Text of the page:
The Man on the Third Floor

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You can make of this story what you want. You can throw it in the fire and see if I care. All I want to do is lay down the things the way they happened, and then you can make up your own minds. I guess with stuff of this nature, maybe your mind is already made up anyway. Still I reckon you might like to read it all just the same.

Where to start?
Oh yeah – up near the old sports’ track there used to be a collection of buildings. All had about fifteen floors and all of them falling apart.

The kids who lived there were never allowed to play on the sports field, and so they would make do with a little square in the middle of the buildings.

It was here that most of the kids from the area grew up: where they made friends, where they learned the rules of all sorts of things, including life. But one aspect in particular was always a little on the strange side. If anyone was playing a team sport, say football and a disagreement arose, then the kids would say ‘ask the man on the third floor’. They said he was a lonely old guy, who had been damaged by the war, and who spent his days watching the kids from his apartment all the way up there.

“What cha say old man, was that a penalty or not?” And after a few moments someone, usually one of the kids, would shout ‘thanks’, and they would get on with the game.

I tell you this because I used to play in that square. Started around the time I was ten or so. One real hot day we were playing football and Mitch fouled young George in a real bad way.

George looked up at the third floor and asked what the old man thought. Apparently it was a foul against Mitch – I say apparently, ‘cause all the kids who I was playing with, seemed to hear him, but I got to be honest, I heard nothing.
Things like that happened all summer – the man on the third floor would make a judgement call and everyone went along with it. I just wish I could hear what he had said – just once.

The real serious thing that happened, came about in a strange way. We’d stopped for a break as we had all worked up a big thirst. That was when Mitch shouted to the man that he needed his help. I asked him what help but he told me to stay out of it. Apparently Mitch had found young George, well how can I put this? Lying down with Mitch’s sister in a sexual way and Mitch wasn’t too pleased. See, since his granddaddy had passed, Mitch was the man of the house and he wasn’t going to let something like that happen under his roof.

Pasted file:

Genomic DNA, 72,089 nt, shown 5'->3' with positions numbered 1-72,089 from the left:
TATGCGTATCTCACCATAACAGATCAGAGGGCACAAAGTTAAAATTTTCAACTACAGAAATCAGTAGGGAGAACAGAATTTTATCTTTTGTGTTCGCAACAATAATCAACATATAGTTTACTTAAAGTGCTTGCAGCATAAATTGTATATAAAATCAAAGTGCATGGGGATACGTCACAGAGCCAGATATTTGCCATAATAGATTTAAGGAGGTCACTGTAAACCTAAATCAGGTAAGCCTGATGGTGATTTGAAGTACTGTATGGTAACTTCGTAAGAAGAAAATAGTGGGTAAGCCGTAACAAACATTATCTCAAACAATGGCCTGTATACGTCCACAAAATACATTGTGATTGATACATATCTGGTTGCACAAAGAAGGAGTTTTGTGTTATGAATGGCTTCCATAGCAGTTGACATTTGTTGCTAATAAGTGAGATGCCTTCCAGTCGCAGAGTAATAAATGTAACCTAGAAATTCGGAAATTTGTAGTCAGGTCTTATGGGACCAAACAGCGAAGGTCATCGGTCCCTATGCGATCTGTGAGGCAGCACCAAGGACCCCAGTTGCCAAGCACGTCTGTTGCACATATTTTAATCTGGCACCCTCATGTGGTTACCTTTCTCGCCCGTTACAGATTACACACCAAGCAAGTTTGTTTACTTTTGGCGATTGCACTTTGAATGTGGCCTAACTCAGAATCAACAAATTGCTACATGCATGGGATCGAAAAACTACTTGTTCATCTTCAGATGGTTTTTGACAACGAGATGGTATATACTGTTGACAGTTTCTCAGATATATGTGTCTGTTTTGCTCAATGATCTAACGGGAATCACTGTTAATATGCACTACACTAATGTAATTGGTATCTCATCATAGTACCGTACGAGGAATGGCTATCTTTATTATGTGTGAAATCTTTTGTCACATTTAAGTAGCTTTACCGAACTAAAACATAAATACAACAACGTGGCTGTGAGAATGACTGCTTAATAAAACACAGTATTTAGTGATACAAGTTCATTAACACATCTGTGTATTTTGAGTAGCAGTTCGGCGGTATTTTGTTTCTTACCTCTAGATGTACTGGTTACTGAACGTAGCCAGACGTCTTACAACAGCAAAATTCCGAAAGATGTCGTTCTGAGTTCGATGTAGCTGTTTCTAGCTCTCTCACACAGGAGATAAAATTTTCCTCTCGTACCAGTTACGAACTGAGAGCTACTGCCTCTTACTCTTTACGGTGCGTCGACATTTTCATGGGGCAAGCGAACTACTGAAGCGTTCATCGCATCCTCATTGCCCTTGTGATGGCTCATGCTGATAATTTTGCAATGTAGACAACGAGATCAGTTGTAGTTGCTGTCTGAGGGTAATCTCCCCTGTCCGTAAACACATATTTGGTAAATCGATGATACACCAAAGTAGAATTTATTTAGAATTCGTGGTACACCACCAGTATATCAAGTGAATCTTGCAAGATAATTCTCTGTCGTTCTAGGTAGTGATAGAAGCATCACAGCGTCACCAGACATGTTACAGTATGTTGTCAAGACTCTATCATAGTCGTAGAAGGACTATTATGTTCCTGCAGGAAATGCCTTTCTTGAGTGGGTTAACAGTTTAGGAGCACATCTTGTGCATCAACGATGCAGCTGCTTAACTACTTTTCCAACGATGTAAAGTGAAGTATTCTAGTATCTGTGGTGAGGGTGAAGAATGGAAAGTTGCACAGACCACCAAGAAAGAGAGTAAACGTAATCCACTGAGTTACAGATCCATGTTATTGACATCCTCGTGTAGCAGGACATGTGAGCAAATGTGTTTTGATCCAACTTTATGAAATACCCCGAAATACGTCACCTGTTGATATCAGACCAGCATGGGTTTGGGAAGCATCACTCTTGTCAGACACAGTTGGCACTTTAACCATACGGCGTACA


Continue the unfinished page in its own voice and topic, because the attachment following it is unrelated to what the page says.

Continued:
“What should I do about young George, here?” Mitch shouted to the man in the apartment on the third floor.
“What’s that you say? Are you sure? Okay, if that’s what you say.”
And with that Mitch drew out a knife and stabbed young George right in the heart. I mean one minute young George was having his young face warmed by the sun and the next, he was a cold as an arctic summer.

Everyone seemed to think the judgement was fair since it had come from the man on the third floor and so the rest of the guys prepared to move young George’s body out of the square.
Someone shouted up about where they should move the body and apparently they received an answer, ‘cause a couple of them shouted ‘thanks’ to the man and nodded their heads.

The whole gang helped lift away George’s body and when they asked me, I said I had to get home as my Mama was waiting. My friends accepted this and they all moved off lifting the body with them.
When it got quiet, I decided that I had to do it and go and visit the man on the third floor.

The stairs up were dark, I mean real devil dark. I got to say I wasn’t looking forward to all this. Some of the guys said, no one goes near the third floor, ‘cause anyone who does never comes back. I was willing to take that risk.
When I got to the door, I knocked – but there was no answer. Then I noticed the door could open.
“Hello,” I shouted as I pushed the door.
And do you know what I found in the apartment?
Nothing, that’s what I found. The place didn’t look as if it had been lived in for years. So who were the kids getting their instructions from?

Beats me.

 

bobby stevenson 2016

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